one of the most vocal "local" NGOs receives its funding from the United
States government, via a foundation set up to support local initiatives.

In Southern Africa, where drought, famine, disease, and death stalk the
land, the NGO-spawned false fears, particularly the anti-gm food campaign,
have greatly hindered relief efforts undertaken by the World Food program
and the United States government. There was simply no way to meet
NGO-driven demands that donated maize be certified gm-free - nor is there
any legitimate food safety reason that it should be. This obstacle has
been made worse by the European Union, which has used the NGO scare
campaign as reason to require gm or gm-free labeling of all grains. It is
no coincidence that this rule serves as protectionism for EU agriculture,
already subsidized at a rate of over a billion dollars a day, against gm
imports.

African leaders are less frightened about the safety of gm imports than
about the possibility that some of the donated grain would end up being
planted, making future exports to Europe difficult to certify as gm-free.

Thus far, we have not heard any of the anti-gm food NGOs, some of whose
annual budgets are well in excess of $100 million, offer to provide food
aid, nor gm food critic Prince Charles - who has a billion-dollar-a -year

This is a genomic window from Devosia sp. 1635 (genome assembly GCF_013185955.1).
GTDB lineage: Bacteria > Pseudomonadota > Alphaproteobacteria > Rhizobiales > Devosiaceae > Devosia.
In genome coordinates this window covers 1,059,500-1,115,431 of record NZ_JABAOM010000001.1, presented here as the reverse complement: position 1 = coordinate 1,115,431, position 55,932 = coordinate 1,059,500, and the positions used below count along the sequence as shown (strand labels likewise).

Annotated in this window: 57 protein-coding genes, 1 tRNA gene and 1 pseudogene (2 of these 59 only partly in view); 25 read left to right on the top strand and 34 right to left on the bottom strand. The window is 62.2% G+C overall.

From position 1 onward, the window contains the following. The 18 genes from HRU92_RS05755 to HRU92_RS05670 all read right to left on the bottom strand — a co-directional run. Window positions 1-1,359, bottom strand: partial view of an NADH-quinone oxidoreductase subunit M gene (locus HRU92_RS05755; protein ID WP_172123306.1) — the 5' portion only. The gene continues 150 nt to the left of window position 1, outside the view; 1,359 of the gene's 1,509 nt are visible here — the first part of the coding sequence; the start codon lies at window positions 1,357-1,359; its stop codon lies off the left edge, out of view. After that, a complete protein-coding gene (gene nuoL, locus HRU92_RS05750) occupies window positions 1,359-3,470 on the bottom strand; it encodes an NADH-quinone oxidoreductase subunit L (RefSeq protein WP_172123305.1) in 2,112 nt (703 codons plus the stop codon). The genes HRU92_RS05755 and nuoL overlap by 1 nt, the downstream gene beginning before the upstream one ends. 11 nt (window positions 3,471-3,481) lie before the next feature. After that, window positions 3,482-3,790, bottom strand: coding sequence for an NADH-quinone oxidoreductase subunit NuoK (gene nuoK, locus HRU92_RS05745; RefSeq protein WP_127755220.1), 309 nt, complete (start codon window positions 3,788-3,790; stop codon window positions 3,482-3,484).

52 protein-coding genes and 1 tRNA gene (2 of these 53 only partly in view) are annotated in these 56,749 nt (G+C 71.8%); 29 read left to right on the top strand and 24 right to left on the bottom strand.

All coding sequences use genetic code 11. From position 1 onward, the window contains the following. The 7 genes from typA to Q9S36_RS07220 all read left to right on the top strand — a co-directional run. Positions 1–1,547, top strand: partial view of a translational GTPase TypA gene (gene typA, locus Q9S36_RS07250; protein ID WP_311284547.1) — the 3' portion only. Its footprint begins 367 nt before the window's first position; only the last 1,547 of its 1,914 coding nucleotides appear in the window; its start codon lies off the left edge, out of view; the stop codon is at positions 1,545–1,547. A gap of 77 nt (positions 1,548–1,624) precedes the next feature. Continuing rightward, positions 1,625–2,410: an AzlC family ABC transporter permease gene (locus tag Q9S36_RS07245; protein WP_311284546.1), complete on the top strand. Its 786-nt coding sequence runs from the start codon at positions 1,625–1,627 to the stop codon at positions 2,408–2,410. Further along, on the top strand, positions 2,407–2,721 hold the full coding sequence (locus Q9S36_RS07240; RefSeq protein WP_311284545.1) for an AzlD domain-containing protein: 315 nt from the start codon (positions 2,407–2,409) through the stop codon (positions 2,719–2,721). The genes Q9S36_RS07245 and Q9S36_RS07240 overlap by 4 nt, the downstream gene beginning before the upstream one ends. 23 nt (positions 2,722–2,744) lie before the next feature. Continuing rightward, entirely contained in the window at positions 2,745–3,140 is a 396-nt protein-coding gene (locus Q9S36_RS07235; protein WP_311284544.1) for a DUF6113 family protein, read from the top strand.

organic food business. The only time when NGOs are silent is when you ask
them how many people they have helped to feed. The fact is that it is
conventional farmers - using the latest in technology, including
biotechnology - who feed the world and provide the surpluses that feed the
victims of famine (U.S. agriculture alone provides about 60% of the
world's food aid). Yet it is the conventional farmers who are regularly
denounced by individuals who feed none but themselves, activists who
somehow claim a higher moral authority and delude themselves and others
that they are "activists" on behalf of the poor. In attacking science and
agriculture, the activists are not just biting the hand feeds them but
biting the hand that attempts to feed those most in need.

NGOs Willing to Sacrifice Human Wellbeing 
Given that the above is but a small sample of the paralysis in development
engendered by the green, anti-globalization, and environmental NGOs
throughout the Third World, it is difficult not to believe that they care
more about defending their ideology than about electricity for the poor,
life enhancing nutrition for Asian children, and famine-alleviating food
provision for those in Africa on the brink of starvation. This may sound
harsh, but can anyone come up with a better explanation?
---
Thomas R. DeGregori is an ACSH Director and professor of economics at the
University of Houston and author of the new book The Environment, Our
Natural Resources, and Modern Technology (Iowa State Press), which
includes a section that examines the funding of NGOs.